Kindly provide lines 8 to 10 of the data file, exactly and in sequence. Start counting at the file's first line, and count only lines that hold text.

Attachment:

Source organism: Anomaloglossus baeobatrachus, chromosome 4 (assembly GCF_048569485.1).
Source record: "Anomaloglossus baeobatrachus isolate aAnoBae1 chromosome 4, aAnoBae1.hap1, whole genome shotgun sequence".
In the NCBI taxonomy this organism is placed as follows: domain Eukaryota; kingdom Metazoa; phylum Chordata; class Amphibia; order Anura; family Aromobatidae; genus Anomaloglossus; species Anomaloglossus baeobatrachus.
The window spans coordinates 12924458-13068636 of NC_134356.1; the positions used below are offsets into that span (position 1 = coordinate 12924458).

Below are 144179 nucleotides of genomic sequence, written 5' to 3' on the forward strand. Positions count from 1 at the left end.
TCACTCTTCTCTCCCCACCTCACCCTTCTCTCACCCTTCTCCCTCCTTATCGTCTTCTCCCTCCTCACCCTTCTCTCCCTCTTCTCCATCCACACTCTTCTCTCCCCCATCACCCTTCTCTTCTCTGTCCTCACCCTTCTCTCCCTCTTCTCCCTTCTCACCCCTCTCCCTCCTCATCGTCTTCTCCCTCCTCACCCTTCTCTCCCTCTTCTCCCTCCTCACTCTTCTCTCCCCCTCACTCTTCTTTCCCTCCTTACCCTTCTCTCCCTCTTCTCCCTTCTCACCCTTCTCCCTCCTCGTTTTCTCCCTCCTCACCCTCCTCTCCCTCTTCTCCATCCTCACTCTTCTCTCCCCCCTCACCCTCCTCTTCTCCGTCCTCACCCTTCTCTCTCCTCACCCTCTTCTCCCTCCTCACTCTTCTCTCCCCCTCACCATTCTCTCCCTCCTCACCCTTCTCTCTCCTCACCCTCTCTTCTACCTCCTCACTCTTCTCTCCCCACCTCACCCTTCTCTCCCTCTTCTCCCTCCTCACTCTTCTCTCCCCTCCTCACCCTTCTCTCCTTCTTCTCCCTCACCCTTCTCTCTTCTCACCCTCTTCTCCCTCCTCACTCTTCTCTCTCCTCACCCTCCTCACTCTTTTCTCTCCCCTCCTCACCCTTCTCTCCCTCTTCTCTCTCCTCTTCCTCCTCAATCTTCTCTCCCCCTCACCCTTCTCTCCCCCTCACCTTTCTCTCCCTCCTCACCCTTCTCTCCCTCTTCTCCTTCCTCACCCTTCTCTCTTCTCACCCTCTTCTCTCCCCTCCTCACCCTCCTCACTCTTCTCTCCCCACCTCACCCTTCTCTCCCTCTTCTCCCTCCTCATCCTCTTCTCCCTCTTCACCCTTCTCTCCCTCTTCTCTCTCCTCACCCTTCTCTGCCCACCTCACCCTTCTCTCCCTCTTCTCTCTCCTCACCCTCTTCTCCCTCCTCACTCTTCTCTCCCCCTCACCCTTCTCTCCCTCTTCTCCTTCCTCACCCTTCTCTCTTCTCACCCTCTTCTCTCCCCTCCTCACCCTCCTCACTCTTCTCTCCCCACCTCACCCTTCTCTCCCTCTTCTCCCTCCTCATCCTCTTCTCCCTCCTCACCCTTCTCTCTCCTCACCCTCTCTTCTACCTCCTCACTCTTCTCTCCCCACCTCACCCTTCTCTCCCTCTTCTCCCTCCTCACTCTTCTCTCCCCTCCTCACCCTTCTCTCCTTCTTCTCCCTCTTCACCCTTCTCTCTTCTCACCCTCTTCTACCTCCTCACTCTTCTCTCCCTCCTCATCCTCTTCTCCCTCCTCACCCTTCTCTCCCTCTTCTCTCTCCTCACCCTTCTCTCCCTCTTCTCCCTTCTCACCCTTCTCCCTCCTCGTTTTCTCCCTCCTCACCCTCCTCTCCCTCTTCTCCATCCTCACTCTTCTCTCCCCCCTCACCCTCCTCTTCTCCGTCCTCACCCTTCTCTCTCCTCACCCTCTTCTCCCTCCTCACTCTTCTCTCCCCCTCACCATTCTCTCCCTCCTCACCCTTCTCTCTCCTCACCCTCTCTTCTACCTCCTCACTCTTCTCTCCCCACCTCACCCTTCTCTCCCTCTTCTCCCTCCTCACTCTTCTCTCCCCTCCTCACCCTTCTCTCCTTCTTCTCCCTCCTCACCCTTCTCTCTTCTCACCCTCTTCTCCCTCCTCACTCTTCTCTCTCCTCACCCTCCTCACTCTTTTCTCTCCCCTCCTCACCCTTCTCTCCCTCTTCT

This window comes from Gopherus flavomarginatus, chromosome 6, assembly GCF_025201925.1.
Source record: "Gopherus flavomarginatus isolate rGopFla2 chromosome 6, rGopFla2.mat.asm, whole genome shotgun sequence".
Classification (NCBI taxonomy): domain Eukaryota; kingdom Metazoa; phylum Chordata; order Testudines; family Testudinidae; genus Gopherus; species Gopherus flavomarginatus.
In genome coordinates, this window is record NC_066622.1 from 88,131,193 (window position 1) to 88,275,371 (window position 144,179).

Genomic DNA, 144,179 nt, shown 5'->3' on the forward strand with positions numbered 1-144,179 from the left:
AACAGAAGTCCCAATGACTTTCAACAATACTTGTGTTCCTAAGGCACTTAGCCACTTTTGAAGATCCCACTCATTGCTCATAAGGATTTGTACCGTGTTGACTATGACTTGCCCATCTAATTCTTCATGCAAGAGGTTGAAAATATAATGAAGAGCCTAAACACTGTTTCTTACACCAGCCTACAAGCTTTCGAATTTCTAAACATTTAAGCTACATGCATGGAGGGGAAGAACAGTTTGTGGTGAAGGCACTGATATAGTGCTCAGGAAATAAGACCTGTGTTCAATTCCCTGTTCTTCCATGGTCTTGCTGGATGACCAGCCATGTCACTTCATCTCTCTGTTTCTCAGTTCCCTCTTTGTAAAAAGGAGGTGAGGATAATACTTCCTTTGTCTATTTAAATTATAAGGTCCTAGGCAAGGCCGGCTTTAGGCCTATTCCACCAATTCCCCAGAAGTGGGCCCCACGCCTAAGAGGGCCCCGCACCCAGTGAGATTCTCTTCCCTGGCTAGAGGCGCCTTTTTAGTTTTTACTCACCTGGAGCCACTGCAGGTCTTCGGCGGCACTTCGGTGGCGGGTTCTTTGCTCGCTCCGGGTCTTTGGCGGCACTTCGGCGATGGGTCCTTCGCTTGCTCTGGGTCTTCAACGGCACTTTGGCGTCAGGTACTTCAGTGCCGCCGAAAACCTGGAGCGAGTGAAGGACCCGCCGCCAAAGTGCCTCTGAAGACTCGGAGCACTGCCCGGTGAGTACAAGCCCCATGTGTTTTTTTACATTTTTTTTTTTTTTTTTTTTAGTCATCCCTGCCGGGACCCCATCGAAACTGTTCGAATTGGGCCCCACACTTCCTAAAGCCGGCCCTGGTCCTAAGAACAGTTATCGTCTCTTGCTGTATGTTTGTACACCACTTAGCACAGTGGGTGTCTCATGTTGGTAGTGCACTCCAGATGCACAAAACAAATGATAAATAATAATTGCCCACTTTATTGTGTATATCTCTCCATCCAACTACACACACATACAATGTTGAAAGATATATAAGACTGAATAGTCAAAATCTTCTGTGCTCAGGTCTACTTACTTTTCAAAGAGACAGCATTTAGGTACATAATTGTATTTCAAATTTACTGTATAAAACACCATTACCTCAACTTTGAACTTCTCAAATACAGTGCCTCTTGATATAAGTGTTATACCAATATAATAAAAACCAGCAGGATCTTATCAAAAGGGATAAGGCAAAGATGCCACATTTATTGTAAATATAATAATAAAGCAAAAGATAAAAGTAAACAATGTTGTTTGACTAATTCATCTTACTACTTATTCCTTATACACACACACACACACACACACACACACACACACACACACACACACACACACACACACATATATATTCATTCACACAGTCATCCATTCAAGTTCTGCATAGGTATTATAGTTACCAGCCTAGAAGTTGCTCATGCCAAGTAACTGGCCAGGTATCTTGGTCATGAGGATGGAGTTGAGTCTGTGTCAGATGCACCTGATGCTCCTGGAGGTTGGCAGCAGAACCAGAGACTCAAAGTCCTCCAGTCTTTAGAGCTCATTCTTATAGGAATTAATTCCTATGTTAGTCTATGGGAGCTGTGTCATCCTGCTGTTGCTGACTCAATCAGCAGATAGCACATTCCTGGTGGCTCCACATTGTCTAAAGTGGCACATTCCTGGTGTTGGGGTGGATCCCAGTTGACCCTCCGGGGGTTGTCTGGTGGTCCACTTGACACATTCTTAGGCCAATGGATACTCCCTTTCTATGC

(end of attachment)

Source record: "Gopherus flavomarginatus isolate rGopFla2 chromosome 6, rGopFla2.mat.asm, whole genome shotgun sequence".
Classification (NCBI taxonomy): domain Eukaryota; kingdom Metazoa; phylum Chordata; order Testudines; family Testudinidae; genus Gopherus; species Gopherus flavomarginatus.
In genome coordinates, this window is record NC_066622.1 from 88,131,193 (window position 1) to 88,275,371 (window position 144,179).